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Enter the Flow

Today, I want to do something a little different. I want to use today’s parable of the talents to take us on a guided meditation, and then I’ll add a few reflections of my own. So make yourself comfortable. If you’re wandering around the house with earbuds doing the laundry or something, this might be a good time for a break. Relax. Take a few breaths. If you like, close your eyes, if that helps you to use your imagination.

A talent is an enormous sum of money, something like a million dollars in our currency. One million, two million, five million. These are the extraordinary amounts that the man, the master in our story, gives to his servants. He entrusts this abundance to his servants.

What does the talent represent for you? What does this vast amount symbolize? What is the most valuable thing that anyone, God or human, has ever given, or could ever give to you?

. . .

Perhaps it’s your very life. Your health. Your security.

. . .

Perhaps it’s the gift of love. Of connection. Of belonging. Of hope.

. . .

Perhaps it’s your family. Perhaps your identity as a child of God.

. . .

Whatever it is, this gift of great value that you have been given, or that you can imagine being entrusted with, think of that gift. Receive that gift.

. . .

Now, imagine what it would look like, to use the language of the parable, “to be entrusted with your gift and to go off and trade with it.”

. . .

What does this mean? How would you live? Imagine what that life would look like. How would you feel? Imagine the feeling.

. . .

Now imagine this life of receiving and of giving as a continuous flow.

. . .

You receive what is of immense value, and in turn what is of immense value flows from you to those around you.

Imagine this flow. Immerse yourself in this flow.

Feel the joy of being immersed in this flow.

Enter into the joy of your master.

. . .

But now, imagine that you are afraid. You are afraid that the gift that you have been given will be taken away. You no longer trust the one who gave you the gift. You think that if you damage or lose the gift that has been entrusted to you, you will be punished. You are afraid.

. . .

So you bury your gift in the ground. You build walls. You protect yourself.

Let yourself feel afraid. Imagine living a life of fear. What would a life of fear look like? How would it feel?

. . .

“Do not be afraid”

It is the most common phrase in the Bible.

“Do not be afraid; for see I am bringing you good news of great joy for all the people: to you is born this day in the city of David a Savior, who is the Messiah, the Lord.”

Do not be afraid.

Fear shuts us down. Causes us to freeze. Narrows our options. Diminishes us.

Faith - trust in God - it opens us up. Allows us live fully. To love fully. To experience joy.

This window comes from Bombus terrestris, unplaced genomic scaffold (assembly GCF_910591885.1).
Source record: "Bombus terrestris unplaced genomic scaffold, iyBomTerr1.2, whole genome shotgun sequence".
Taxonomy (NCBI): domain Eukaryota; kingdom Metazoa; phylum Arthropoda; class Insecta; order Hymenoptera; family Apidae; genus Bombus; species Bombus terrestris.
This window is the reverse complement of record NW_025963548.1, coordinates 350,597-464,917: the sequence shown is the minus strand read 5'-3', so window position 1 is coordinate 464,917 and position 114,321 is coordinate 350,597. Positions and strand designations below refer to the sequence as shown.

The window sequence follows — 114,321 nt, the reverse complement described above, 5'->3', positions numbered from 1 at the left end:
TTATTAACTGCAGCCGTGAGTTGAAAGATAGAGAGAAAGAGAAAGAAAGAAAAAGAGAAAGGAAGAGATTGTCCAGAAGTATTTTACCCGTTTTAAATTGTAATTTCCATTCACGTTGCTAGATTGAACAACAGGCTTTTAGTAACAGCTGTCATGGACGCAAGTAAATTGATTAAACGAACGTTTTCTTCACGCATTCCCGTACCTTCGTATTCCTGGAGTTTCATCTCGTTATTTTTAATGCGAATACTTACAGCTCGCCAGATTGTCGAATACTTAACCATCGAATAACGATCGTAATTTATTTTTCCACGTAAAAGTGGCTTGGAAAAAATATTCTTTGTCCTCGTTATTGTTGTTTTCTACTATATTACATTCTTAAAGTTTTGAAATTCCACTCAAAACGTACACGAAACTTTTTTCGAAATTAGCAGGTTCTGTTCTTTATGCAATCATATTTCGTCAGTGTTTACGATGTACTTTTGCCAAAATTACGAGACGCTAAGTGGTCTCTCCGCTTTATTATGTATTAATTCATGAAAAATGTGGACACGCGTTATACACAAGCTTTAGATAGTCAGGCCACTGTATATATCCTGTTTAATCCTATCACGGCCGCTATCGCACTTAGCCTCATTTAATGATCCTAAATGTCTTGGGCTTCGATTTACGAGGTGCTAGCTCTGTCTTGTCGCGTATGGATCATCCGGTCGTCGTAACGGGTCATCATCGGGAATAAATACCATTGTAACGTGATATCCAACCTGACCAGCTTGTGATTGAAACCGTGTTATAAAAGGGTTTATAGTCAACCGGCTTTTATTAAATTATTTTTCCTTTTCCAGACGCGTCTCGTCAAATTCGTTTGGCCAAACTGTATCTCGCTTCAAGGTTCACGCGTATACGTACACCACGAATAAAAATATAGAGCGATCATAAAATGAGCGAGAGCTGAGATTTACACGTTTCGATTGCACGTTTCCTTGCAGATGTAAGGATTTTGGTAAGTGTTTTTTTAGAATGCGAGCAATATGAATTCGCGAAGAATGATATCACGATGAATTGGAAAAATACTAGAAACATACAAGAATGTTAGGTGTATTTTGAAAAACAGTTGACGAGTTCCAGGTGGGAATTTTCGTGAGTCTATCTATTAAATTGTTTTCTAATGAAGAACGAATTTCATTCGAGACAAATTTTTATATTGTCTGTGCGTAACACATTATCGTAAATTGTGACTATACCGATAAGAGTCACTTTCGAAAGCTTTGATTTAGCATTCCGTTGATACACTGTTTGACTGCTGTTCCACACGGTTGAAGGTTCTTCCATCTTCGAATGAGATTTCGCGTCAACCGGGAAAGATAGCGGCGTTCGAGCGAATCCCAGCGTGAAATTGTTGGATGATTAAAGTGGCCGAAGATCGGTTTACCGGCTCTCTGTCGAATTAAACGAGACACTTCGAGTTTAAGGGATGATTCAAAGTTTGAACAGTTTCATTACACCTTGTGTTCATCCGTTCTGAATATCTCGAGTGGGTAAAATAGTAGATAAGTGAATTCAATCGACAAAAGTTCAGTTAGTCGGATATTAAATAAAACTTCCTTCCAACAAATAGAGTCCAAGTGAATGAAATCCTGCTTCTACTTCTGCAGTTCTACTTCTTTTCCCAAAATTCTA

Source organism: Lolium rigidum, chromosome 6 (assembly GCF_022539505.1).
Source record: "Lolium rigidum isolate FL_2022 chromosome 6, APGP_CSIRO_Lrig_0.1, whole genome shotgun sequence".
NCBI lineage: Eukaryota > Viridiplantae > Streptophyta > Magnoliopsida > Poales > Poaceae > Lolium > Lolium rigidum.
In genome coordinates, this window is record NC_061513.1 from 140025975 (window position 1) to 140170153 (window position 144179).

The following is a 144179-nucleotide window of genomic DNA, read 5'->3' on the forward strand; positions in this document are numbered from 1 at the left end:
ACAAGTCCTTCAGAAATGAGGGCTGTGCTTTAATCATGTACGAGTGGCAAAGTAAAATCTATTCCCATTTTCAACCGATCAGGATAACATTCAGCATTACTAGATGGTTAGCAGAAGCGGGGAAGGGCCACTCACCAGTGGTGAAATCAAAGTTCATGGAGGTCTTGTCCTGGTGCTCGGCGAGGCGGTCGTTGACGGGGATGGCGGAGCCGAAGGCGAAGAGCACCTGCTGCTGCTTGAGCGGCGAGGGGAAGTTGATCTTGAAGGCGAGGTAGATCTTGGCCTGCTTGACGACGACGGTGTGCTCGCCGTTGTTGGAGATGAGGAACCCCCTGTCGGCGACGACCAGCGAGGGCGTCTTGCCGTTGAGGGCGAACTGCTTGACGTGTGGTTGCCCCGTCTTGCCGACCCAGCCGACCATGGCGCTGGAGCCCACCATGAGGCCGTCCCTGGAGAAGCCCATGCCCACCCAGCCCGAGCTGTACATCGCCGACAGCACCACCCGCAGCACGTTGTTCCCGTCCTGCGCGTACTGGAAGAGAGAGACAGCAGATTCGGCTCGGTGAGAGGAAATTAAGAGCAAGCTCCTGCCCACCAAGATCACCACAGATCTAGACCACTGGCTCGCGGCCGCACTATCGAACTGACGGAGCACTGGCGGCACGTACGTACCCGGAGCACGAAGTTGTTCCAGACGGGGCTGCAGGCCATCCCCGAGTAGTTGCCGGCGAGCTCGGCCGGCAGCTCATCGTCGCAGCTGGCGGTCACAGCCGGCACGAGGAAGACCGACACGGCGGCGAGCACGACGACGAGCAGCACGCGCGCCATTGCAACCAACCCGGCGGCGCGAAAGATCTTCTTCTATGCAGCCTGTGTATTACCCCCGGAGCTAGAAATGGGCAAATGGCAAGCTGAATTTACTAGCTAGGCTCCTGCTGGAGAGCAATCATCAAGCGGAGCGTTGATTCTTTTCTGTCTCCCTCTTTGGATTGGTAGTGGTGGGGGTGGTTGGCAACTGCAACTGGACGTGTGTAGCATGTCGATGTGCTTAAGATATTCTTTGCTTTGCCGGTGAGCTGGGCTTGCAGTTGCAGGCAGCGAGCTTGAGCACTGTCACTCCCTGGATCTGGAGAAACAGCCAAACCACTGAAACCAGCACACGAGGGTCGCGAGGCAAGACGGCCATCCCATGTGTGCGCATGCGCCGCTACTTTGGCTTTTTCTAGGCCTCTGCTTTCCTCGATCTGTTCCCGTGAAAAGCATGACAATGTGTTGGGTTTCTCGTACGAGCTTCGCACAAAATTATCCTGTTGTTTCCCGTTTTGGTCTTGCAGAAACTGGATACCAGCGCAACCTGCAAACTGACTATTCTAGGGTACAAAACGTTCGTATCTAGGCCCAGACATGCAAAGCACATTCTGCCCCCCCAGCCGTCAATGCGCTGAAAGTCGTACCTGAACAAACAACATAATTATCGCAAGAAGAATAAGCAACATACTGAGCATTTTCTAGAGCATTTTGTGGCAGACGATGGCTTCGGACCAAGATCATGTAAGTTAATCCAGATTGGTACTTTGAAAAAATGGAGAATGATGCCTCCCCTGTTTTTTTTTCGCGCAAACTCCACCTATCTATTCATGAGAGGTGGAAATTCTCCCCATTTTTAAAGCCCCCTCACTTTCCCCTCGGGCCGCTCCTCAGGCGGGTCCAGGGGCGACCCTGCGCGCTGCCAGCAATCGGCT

Compared to this joy, fear can feel like being in outer darkness.

There are people who are afraid of God. In a survey done a number of years ago, people were asked about their image of God. The most common response for the image of God was a border-crossing guard. I don’t know about you, but I tense up when I approach a border-crossing guard. I prepare my defence, get out my passport, tally up my shopping bills, knowing that the guard could search my car or stop me from crossing the border.

But God is not like a border-crossing guard. The reason Jesus came to this earth was to reveal God to us, to show us who God is and what God is like. What he showed us was love, and grace, and mercy and compassion and generosity. Jesus revealed to us a God we could trust, not fear, a God in whom we could have faith, and who will always have faith in us.

Do not be afraid.

You know, at the very moment that Jesus tells this story, he is the one who is about to go away on a journey, the journey to the cross. And so he summons his disciples, just as the master does in this parable. He summons his disciples to a meal in an upper room, and there he entrusts them with something of immense value. One by one he kneels in front of them and washes their feet. Then he says to them, “Love one another, as I have loved you.”

I think that’s what this parable is all about. God pours God’s love into us, and we in turn are to pour God’s love on those around us. We receive gifts that are more than we could ask or imagine, love, grace, mercy, hope, and we in turn share these gifts with one another. That’s how it’s meant to work. The two servants who trust the master enough to live this way, to enter into this divine flow of the universe, to be the means of God’s grace in the world, they enter into the joy of the master.

The one who is afraid misses out on the joy of living this way and is left in outer darkness. Which sounds harsh, until we remember that the outer darkness is exactly where Jesus is heading next, and he will once more bring that same message, “Be not afraid”, and he will again offer God’s love, mercy and grace, for God never gives up on any of God’s children.

Be not afraid. Trust God. Enter the divine flow of receiving and giving, loving one another as God has loved us, living fully and abundantly in the knowledge that we are loved, and enter the joy of the master.


Homily. Yr A P 33. November 15 2020. St. Albans

Readings: Judges 4.1-7; Ps 123; 1 Thess 5.1-11; Mt 25.14-30

Image by Caleb Roenigk, Creative Commons


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